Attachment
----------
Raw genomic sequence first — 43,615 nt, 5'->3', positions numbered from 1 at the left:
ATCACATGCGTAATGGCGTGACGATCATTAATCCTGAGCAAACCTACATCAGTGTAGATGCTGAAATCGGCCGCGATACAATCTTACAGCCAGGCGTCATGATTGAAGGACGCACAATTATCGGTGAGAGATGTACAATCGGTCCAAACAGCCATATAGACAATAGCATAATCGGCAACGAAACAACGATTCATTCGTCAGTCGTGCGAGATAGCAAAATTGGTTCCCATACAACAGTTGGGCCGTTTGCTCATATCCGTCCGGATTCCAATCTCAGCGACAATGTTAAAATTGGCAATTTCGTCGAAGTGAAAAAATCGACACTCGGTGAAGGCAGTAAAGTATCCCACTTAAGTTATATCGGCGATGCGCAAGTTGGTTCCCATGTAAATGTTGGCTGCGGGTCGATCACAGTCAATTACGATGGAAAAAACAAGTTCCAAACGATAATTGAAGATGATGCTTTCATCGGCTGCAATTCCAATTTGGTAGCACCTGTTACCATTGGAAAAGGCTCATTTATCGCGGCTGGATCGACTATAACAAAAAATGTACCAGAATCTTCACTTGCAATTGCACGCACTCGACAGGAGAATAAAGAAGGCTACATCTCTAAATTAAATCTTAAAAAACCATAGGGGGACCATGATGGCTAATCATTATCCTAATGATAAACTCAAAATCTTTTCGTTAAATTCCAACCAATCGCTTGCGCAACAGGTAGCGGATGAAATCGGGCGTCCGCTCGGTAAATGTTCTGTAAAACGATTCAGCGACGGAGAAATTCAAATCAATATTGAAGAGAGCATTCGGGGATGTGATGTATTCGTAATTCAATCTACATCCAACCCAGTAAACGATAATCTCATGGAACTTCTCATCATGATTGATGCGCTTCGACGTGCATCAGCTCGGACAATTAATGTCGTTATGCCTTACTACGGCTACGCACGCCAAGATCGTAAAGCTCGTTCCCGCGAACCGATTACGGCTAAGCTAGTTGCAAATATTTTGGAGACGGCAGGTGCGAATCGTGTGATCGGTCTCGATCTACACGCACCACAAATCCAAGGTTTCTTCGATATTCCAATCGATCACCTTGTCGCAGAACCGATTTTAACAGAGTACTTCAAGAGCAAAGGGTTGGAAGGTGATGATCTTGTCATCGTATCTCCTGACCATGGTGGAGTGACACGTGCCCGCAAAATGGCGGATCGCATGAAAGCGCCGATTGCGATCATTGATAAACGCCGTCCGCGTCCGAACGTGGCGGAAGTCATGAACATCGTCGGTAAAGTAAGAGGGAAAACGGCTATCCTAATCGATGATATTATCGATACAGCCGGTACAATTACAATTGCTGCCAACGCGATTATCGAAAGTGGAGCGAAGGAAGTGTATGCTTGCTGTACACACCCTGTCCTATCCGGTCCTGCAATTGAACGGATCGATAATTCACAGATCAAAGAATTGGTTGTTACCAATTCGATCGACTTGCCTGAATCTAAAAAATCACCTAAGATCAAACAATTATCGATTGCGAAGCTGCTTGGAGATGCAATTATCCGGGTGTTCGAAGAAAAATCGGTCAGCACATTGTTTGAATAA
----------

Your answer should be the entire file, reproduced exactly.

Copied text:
Raw genomic sequence first — 43,615 nt, 5'->3', positions numbered from 1 at the left:
ATCACATGCGTAATGGCGTGACGATCATTAATCCTGAGCAAACCTACATCAGTGTAGATGCTGAAATCGGCCGCGATACAATCTTACAGCCAGGCGTCATGATTGAAGGACGCACAATTATCGGTGAGAGATGTACAATCGGTCCAAACAGCCATATAGACAATAGCATAATCGGCAACGAAACAACGATTCATTCGTCAGTCGTGCGAGATAGCAAAATTGGTTCCCATACAACAGTTGGGCCGTTTGCTCATATCCGTCCGGATTCCAATCTCAGCGACAATGTTAAAATTGGCAATTTCGTCGAAGTGAAAAAATCGACACTCGGTGAAGGCAGTAAAGTATCCCACTTAAGTTATATCGGCGATGCGCAAGTTGGTTCCCATGTAAATGTTGGCTGCGGGTCGATCACAGTCAATTACGATGGAAAAAACAAGTTCCAAACGATAATTGAAGATGATGCTTTCATCGGCTGCAATTCCAATTTGGTAGCACCTGTTACCATTGGAAAAGGCTCATTTATCGCGGCTGGATCGACTATAACAAAAAATGTACCAGAATCTTCACTTGCAATTGCACGCACTCGACAGGAGAATAAAGAAGGCTACATCTCTAAATTAAATCTTAAAAAACCATAGGGGGACCATGATGGCTAATCATTATCCTAATGATAAACTCAAAATCTTTTCGTTAAATTCCAACCAATCGCTTGCGCAACAGGTAGCGGATGAAATCGGGCGTCCGCTCGGTAAATGTTCTGTAAAACGATTCAGCGACGGAGAAATTCAAATCAATATTGAAGAGAGCATTCGGGGATGTGATGTATTCGTAATTCAATCTACATCCAACCCAGTAAACGATAATCTCATGGAACTTCTCATCATGATTGATGCGCTTCGACGTGCATCAGCTCGGACAATTAATGTCGTTATGCCTTACTACGGCTACGCACGCCAAGATCGTAAAGCTCGTTCCCGCGAACCGATTACGGCTAAGCTAGTTGCAAATATTTTGGAGACGGCAGGTGCGAATCGTGTGATCGGTCTCGATCTACACGCACCACAAATCCAAGGTTTCTTCGATATTCCAATCGATCACCTTGTCGCAGAACCGATTTTAACAGAGTACTTCAAGAGCAAAGGGTTGGAAGGTGATGATCTTGTCATCGTATCTCCTGACCATGGTGGAGTGACACGTGCCCGCAAAATGGCGGATCGCATGAAAGCGCCGATTGCGATCATTGATAAACGCCGTCCGCGTCCGAACGTGGCGGAAGTCATGAACATCGTCGGTAAAGTAAGAGGGAAAACGGCTATCCTAATCGATGATATTATCGATACAGCCGGTACAATTACAATTGCTGCCAACGCGATTATCGAAAGTGGAGCGAAGGAAGTGTATGCTTGCTGTACACACCCTGTCCTATCCGGTCCTGCAATTGAACGGATCGATAATTCACAGATCAAAGAATTGGTTGTTACCAATTCGATCGACTTGCCTGAATCTAAAAAATCACCTAAGATCAAACAATTATCGATTGCGAAGCTGCTTGGAGATGCAATTATCCGGGTGTTCGAAGAAAAATCGGTCAGCACATTGTTTGAATAA